Hidden Orchestra Transformations

Hidden Orchestra Transformations

Interview with Joe Acheson Hidden Orchestra

joe acheson

anna:Hello from DJambore.com – the independent Bulgarian media for music. I love your music and I am looking forward to see you in Bulgaria on 21th of November! I’ve been expected you since April 2014 when you were supposed to perform with Tricky here in Sofia but there was a car accident. I hope now everything is going to be fine.

Now you have released a new album Reorchestrations so the excitement is even greater. Tell me, please, what has changed in your “interesting cross-discipline venture” for the past year?

 Joe Acheson: Hello. In the last year I’ve made a lot of changes to the live show – particularly by switching from using just electronic hardware (though I still use this a lot for live effects and looping), to using the software Ableton, which has opened a whole new world of live musical expression, allowing me to explore and manipulate the arrangements in a whole new way.

Also, we have continued to develop the live visuals, as part of a long-term collaboration with visual artist Tom Lumen, who is accompanying us for the whole tour.

And what Hidden Orchestra is trying to show for the last 5 years performing?

Really we are just trying to play my music live – there is no deeper ‘mission’ or anything. I guess from the start I’ve tried to find a way of translating a solo studio project into a live performance experience, without just doing a DJ set or ‘live PA’.

How did you met with the other orchestra members – Poppy Ackroyd, Tim Lane and Jamie Graham?

Poppy and Tim were studying music at the same time as me in Edinburgh – and we played in a band together with a couple of other guys. When I first got asked to perform my solo music live, I asked them to join me. We soon realised that one drummer was not enough to cover all of the many layers of drums and percussion that I program for the Hidden Orchestra music – we met Jamie on the local music scene and asked him to get involved as well.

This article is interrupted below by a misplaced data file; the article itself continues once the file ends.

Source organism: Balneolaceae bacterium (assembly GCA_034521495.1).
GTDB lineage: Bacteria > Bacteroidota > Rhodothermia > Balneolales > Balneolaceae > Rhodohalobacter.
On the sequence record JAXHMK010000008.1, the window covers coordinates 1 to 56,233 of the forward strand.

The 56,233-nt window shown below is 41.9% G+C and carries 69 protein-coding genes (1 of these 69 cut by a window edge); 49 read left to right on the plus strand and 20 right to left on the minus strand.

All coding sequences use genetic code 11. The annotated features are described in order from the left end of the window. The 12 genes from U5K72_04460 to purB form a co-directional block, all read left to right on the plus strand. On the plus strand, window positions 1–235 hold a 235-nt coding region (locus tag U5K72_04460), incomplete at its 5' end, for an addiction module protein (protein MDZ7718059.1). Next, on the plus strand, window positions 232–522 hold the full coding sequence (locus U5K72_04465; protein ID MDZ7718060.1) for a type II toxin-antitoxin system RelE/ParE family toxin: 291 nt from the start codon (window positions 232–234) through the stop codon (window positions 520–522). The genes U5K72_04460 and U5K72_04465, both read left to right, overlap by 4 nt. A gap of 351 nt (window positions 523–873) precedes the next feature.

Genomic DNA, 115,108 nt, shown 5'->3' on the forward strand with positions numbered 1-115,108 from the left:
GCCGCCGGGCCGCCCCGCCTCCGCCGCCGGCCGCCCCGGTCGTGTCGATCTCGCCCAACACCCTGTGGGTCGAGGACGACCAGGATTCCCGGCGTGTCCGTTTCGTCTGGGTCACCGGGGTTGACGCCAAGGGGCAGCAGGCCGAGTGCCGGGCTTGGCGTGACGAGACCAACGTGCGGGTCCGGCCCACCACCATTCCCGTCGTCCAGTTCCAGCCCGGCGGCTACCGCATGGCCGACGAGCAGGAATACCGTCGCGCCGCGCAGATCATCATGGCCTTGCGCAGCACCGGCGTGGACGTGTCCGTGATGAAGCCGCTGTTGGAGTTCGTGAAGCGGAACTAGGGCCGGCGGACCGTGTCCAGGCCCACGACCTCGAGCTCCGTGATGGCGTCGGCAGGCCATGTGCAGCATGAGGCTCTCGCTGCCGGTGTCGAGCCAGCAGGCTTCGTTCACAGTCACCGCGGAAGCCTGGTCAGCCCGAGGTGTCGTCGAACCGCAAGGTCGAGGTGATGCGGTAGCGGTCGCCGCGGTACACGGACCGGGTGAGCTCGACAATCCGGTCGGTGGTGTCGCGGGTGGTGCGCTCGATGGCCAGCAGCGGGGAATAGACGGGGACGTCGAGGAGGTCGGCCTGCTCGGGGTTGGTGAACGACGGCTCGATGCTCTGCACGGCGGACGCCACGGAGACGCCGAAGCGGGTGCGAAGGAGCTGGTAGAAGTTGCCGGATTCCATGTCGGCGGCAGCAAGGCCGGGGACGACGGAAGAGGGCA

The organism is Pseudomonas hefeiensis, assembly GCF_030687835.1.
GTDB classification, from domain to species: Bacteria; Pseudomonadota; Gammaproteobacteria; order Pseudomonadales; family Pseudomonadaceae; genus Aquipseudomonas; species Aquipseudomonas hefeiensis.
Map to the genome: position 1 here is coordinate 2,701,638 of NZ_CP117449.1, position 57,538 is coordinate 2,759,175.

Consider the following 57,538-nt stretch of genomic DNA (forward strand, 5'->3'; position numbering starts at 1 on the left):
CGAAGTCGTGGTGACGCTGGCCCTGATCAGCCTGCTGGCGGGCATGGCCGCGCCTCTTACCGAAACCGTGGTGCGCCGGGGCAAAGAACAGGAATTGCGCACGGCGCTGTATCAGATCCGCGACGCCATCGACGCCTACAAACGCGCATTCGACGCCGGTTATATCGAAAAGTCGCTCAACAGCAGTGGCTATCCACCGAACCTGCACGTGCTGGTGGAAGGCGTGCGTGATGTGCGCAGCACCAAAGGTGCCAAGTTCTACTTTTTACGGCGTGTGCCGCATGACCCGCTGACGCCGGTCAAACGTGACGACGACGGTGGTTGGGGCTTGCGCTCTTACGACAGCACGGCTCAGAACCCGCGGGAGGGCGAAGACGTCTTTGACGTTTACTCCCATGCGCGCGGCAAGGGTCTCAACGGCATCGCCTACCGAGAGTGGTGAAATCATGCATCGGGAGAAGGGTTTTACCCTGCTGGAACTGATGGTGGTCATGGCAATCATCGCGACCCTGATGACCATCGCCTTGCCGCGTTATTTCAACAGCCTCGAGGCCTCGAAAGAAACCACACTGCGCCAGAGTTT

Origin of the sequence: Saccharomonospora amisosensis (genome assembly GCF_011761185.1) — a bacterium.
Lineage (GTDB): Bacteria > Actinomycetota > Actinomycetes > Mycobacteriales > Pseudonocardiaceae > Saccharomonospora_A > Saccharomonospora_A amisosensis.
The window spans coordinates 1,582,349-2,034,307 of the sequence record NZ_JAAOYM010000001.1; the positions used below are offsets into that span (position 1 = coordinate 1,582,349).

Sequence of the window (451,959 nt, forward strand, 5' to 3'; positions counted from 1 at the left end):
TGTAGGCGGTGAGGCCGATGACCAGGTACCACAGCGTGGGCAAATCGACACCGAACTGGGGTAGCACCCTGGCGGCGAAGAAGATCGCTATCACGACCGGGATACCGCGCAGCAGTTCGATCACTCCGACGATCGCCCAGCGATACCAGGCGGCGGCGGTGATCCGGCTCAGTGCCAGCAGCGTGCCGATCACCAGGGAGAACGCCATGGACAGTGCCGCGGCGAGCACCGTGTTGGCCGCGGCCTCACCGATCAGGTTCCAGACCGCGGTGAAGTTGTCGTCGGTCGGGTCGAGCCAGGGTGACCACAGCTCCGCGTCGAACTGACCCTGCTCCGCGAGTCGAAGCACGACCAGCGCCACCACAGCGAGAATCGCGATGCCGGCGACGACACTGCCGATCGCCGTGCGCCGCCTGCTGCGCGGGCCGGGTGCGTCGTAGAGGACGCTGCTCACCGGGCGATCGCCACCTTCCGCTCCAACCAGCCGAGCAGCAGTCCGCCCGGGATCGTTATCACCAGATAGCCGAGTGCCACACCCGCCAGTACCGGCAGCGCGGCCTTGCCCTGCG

What does it mean “Reorchestration”? Do you want to change something in your orchestra?

Reorchestrating is a traditional classical music technique, where composers (or orchestrators) take a piece of music by another composer, and change the arrangement to bring out different colours and expression – for example, Maurice Ravel’s reorchestration of Modest Mussorgssky’s ‘Pictures at an Exhibition’. I wanted to apply the same principle to various wonderful pieces by other musicians – not destructive remixes, and not improvements – just different interpretations, turning these pieces into music that fits well in the Hidden Orchestra style. I have mostly left their original pieces intact, and added layers of harmonies, drums, orchestral textures, and basslines, to expand the subvert the original arrangements.

Do you have a recipe how the non-mainstream music could reach wider audiences?

Personally, I have always tried to make my music interesting and experimental, but always accessible to as many people as possible. It’s important that there are musicians out there breaking boundaries with more extreme concepts and ideas – but for me, it’s important still to try and make music that people will enjoy.

Hidden Orchestra & Sofa Surfers – 21.11.2015 @ Mixtape 5.